Take the 2-minute tour ×
Stack Overflow is a question and answer site for professional and enthusiast programmers. It's 100% free, no registration required.

I happened to see a div which had the style clear:both! What is the use of clear in style?

<div style="clear:both">
share|improve this question

3 Answers 3

up vote 163 down vote accepted

clear:both makes the element drop below any floated elements that precede it in the document.

You can also use clear:left or clear:right to make it drop below only those elements that have been floated left or right.

+------------+ +--------------------+
|            | |                    |
| float:left | |   without clear    |
|            | |                    |
|            | +--------------------+
|            | +--------------------+
|            | |                    |
|            | |  with clear:right  |
|            | |  (no effect here,  |
|            | |   as there is no   |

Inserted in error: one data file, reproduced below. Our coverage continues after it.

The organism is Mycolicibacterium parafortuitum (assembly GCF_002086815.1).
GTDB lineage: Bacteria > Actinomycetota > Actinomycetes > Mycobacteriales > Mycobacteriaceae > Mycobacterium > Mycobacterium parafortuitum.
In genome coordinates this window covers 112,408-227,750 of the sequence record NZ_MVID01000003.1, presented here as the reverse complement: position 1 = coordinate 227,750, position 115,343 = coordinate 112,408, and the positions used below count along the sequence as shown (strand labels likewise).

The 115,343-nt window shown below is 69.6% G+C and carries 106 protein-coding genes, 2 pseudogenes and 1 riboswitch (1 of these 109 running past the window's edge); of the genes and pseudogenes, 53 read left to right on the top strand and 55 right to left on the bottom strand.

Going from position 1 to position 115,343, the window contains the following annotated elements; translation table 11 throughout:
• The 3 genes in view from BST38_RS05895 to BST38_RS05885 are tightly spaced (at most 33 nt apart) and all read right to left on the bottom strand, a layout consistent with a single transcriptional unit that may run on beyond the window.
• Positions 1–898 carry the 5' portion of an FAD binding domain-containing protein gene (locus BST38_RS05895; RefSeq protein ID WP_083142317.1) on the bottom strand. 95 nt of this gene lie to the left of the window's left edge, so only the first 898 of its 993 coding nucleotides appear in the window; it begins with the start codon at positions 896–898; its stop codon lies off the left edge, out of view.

|            | |   float:right      |
|            | |   element)         |
|            | |                    |
|            | +--------------------+
|            |
+------------+
+---------------------+
|                     |
|   with clear:left   |
|    or clear:both    |
|                     |
+---------------------+
share|improve this answer
23  
+1 for the schematic answer. nice explanation –  Nuno Furtado Jun 18 '09 at 11:34
1  
BEWARE THE FLOAT BUG! positioniseverything.net/explorer/floatIndent.html –  Jason Jul 22 '09 at 23:19
2  
Also it makes parent div to fit the height. –  Oleg Jan 19 '12 at 15:56
    
nice drawing demo –  HTML Developer Mar 19 '13 at 10:16

Just to add to RichieHindle's answer, check out Floatutorial, which walks you through how CSS floating and clearing works.

share|improve this answer

When you use float without width, there remains some space in that row. To block this space you can use clear:both; in next element.

share|improve this answer

Your Answer

 
discard

By posting your answer, you agree to the privacy policy and terms of service.

Not the answer you're looking for? Browse other questions tagged or ask your own question.